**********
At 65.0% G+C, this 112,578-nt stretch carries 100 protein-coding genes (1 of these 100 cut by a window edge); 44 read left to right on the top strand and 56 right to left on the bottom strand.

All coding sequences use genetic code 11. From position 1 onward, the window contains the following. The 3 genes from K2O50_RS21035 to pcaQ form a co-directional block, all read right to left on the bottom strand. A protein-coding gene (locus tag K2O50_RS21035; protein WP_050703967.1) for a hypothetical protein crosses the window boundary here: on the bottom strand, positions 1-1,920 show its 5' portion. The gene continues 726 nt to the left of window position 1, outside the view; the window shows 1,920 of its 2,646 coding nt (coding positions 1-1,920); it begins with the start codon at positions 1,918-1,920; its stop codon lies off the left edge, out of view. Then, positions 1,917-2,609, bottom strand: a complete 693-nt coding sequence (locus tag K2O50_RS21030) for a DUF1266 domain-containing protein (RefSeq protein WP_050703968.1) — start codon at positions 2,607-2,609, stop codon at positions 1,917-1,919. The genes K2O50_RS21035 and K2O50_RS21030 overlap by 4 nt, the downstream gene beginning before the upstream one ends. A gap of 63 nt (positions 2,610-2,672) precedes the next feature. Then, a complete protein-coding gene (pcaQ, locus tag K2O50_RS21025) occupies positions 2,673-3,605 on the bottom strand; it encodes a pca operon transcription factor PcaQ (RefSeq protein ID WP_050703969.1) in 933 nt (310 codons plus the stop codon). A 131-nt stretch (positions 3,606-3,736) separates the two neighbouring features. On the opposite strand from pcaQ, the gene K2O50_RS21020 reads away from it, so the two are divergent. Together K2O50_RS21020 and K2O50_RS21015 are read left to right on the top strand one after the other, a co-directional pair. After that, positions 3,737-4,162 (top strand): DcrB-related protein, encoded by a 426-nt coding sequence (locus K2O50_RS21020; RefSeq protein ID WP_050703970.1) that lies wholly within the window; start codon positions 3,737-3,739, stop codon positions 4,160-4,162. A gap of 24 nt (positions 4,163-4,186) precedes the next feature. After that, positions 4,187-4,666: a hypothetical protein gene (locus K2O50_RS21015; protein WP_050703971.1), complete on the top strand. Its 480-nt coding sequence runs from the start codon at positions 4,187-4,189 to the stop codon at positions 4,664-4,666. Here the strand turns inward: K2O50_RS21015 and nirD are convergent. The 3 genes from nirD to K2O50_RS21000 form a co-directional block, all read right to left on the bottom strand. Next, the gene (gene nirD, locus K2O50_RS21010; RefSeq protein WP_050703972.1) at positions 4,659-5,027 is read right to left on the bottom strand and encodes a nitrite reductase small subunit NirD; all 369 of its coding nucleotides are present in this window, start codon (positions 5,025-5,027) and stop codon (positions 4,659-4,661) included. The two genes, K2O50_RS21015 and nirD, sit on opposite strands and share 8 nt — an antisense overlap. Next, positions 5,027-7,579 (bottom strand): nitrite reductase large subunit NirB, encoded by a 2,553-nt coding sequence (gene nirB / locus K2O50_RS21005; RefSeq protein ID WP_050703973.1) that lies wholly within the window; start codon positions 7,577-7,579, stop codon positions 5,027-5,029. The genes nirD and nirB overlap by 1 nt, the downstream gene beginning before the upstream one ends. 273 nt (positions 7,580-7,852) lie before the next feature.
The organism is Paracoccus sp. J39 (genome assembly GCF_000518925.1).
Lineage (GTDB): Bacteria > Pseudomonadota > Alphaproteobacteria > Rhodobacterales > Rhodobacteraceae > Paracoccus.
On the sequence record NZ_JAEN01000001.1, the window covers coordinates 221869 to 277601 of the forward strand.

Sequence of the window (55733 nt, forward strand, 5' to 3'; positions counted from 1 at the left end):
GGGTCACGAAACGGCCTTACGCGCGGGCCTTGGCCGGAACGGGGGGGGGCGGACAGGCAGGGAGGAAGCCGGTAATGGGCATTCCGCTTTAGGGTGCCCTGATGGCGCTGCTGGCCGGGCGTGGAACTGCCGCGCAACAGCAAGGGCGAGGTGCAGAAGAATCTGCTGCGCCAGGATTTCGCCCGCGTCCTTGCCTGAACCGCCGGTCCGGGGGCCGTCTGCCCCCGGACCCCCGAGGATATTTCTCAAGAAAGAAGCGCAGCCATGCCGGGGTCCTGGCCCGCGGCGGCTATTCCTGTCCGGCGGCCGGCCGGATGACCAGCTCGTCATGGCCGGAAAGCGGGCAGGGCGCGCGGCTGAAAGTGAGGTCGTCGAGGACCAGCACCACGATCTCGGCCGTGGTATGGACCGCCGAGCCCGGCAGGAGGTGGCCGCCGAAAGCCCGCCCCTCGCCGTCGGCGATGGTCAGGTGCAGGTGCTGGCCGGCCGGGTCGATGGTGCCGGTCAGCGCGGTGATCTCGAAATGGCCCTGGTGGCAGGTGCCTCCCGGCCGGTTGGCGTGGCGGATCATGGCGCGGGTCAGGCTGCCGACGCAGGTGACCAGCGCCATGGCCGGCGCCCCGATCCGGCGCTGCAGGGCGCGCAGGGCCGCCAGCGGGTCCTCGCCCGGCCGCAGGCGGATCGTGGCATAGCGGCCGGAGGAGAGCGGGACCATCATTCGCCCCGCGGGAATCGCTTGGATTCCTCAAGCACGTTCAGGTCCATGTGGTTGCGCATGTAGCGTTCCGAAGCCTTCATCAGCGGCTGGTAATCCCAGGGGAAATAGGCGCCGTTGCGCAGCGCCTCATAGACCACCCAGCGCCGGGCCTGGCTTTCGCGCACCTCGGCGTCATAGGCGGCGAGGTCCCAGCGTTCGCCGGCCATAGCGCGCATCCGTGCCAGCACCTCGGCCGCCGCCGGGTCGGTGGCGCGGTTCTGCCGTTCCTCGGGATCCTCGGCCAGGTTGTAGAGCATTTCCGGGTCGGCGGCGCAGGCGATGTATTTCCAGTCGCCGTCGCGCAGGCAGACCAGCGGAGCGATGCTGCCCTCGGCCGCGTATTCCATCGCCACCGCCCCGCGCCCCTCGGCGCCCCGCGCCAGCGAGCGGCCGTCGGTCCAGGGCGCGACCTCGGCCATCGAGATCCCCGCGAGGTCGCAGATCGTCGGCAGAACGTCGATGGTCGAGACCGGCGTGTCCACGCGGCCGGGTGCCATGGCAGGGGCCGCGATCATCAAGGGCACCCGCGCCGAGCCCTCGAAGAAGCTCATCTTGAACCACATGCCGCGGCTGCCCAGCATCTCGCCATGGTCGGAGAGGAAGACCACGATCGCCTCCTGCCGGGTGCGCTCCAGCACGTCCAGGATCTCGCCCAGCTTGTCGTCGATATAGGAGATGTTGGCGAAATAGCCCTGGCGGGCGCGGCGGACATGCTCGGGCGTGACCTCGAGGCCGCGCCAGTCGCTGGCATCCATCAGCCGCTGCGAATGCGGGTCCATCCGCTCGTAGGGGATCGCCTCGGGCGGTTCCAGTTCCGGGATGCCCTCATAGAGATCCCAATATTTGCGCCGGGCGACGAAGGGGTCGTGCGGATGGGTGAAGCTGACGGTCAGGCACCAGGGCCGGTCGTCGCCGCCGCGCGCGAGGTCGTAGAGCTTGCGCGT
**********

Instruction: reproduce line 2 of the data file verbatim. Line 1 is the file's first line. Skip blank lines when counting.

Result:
All coding sequences use genetic code 11. From position 1 onward, the window contains the following. The 3 genes from K2O50_RS21035 to pcaQ form a co-directional block, all read right to left on the bottom strand. A protein-coding gene (locus tag K2O50_RS21035; protein WP_050703967.1) for a hypothetical protein crosses the window boundary here: on the bottom strand, positions 1-1,920 show its 5' portion. The gene continues 726 nt to the left of window position 1, outside the view; the window shows 1,920 of its 2,646 coding nt (coding positions 1-1,920); it begins with the start codon at positions 1,918-1,920; its stop codon lies off the left edge, out of view. Then, positions 1,917-2,609, bottom strand: a complete 693-nt coding sequence (locus tag K2O50_RS21030) for a DUF1266 domain-containing protein (RefSeq protein WP_050703968.1) — start codon at positions 2,607-2,609, stop codon at positions 1,917-1,919. The genes K2O50_RS21035 and K2O50_RS21030 overlap by 4 nt, the downstream gene beginning before the upstream one ends. A gap of 63 nt (positions 2,610-2,672) precedes the next feature. Then, a complete protein-coding gene (pcaQ, locus tag K2O50_RS21025) occupies positions 2,673-3,605 on the bottom strand; it encodes a pca operon transcription factor PcaQ (RefSeq protein ID WP_050703969.1) in 933 nt (310 codons plus the stop codon). A 131-nt stretch (positions 3,606-3,736) separates the two neighbouring features. On the opposite strand from pcaQ, the gene K2O50_RS21020 reads away from it, so the two are divergent. Together K2O50_RS21020 and K2O50_RS21015 are read left to right on the top strand one after the other, a co-directional pair. After that, positions 3,737-4,162 (top strand): DcrB-related protein, encoded by a 426-nt coding sequence (locus K2O50_RS21020; RefSeq protein ID WP_050703970.1) that lies wholly within the window; start codon positions 3,737-3,739, stop codon positions 4,160-4,162. A gap of 24 nt (positions 4,163-4,186) precedes the next feature. After that, positions 4,187-4,666: a hypothetical protein gene (locus K2O50_RS21015; protein WP_050703971.1), complete on the top strand. Its 480-nt coding sequence runs from the start codon at positions 4,187-4,189 to the stop codon at positions 4,664-4,666. Here the strand turns inward: K2O50_RS21015 and nirD are convergent. The 3 genes from nirD to K2O50_RS21000 form a co-directional block, all read right to left on the bottom strand. Next, the gene (gene nirD, locus K2O50_RS21010; RefSeq protein WP_050703972.1) at positions 4,659-5,027 is read right to left on the bottom strand and encodes a nitrite reductase small subunit NirD; all 369 of its coding nucleotides are present in this window, start codon (positions 5,025-5,027) and stop codon (positions 4,659-4,661) included. The two genes, K2O50_RS21015 and nirD, sit on opposite strands and share 8 nt — an antisense overlap. Next, positions 5,027-7,579 (bottom strand): nitrite reductase large subunit NirB, encoded by a 2,553-nt coding sequence (gene nirB / locus K2O50_RS21005; RefSeq protein ID WP_050703973.1) that lies wholly within the window; start codon positions 7,577-7,579, stop codon positions 5,027-5,029. The genes nirD and nirB overlap by 1 nt, the downstream gene beginning before the upstream one ends. 273 nt (positions 7,580-7,852) lie before the next feature.